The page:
Managing the Flow

Currently, I’m trying to launch a brand. I dislike that phrase but there it is. I’ve set up the following things:

  • A Patreon
  • A Podcast
  • A YouTube Channel
  • A Twitter
  • A Gumroad (soon)

Additionally, I’m producing content for the next issue of UJ (out next month), and I’m trying to grease the creative wheels on a novel I’ve started. This is a lot for one man to do, when he has a household to manage.

On top of this, I’m doing it with minimal support. We have our fans, and even Patrons, but we don’t have a publishing house or an agency or even a website. We are a fart in a hurricane attempting, at this point, to be a louder fart.

This cannot but cause frustration. That feeling of shouting into a void. So the other thing I must manage is the black dog, which comes sniffing around the barn at odd hours and making a pest of himself. The struggle to be heard in the internet age is a real struggle.

There’s a book I’m reading related to this, called Deep Work, which I’ve started but put down so I could finish The Shining (more on that in another blog). It’s only tangentially about the internet and more about the way one needs to manage one’s time and inputs in order to do truly ground-breaking work. It has given me insight. While I’ve enjoyed reading the stuff that’s been created for the UJ Singles Collection (coming soon!), I can’t help but feel the wish to get to the next level. As my post about critics argued, art must come from artists, so the art can only reflect the artist. If the artist is distracted, what happens?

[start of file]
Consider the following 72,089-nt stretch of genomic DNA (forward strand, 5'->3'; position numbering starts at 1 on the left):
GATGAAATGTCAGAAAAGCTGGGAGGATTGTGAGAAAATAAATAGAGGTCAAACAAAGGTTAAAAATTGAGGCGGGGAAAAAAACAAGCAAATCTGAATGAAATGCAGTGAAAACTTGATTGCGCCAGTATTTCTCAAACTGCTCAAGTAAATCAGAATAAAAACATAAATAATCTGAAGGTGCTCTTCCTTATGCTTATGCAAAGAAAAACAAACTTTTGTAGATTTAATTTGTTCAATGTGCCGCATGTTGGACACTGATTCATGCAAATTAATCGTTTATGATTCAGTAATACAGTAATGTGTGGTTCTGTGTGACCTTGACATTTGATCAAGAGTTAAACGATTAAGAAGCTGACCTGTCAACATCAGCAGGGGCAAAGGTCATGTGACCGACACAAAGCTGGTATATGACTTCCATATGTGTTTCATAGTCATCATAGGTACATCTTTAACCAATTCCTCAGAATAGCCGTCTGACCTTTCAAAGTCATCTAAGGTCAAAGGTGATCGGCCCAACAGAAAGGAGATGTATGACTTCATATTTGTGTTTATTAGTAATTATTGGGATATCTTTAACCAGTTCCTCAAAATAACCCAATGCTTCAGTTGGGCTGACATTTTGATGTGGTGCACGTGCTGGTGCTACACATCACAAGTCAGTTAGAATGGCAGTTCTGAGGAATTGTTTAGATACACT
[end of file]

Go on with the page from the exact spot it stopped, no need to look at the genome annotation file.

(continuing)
One thought on “Managing the Flow

  • The answer to your query is nothing happens. Art gets postponed. It sucks. And the distractions are real and annoying but some are more vital to one’s life. It’s when they are not that l start to question the value of the distractions.

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